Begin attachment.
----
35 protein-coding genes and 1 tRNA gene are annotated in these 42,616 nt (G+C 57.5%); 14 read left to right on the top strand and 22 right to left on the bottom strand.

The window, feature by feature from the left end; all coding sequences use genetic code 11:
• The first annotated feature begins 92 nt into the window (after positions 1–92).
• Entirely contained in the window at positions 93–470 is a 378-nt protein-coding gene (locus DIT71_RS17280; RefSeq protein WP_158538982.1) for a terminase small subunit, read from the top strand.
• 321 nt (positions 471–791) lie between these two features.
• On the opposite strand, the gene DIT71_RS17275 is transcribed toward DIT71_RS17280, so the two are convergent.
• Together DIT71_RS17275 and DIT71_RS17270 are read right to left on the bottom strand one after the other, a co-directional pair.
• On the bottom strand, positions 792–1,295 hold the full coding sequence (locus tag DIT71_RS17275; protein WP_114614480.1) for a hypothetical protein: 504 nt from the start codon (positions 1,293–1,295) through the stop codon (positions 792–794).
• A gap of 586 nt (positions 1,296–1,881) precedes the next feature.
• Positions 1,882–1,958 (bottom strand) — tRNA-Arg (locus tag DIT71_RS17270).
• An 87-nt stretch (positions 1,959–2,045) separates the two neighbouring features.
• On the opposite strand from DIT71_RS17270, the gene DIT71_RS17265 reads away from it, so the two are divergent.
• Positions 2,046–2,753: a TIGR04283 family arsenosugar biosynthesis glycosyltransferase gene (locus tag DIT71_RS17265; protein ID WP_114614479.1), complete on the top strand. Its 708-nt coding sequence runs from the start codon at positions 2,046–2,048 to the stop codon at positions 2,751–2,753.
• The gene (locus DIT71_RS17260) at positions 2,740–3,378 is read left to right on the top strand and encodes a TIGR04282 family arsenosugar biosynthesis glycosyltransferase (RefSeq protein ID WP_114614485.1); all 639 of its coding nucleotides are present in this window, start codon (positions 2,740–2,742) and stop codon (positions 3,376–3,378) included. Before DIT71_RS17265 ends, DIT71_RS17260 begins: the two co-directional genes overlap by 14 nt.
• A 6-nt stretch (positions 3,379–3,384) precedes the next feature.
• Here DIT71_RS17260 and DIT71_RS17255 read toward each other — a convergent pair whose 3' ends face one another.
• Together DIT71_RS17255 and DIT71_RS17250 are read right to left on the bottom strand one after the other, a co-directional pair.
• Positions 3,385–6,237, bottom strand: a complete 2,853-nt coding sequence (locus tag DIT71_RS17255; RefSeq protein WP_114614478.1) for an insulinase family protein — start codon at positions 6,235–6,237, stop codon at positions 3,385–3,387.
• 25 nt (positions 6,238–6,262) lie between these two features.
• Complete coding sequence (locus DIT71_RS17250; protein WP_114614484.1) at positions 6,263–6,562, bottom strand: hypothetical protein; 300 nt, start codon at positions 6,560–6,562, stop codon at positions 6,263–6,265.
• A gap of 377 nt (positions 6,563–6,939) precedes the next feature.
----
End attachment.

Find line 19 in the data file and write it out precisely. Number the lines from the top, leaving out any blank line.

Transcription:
• 25 nt (positions 6,238–6,262) lie between these two features.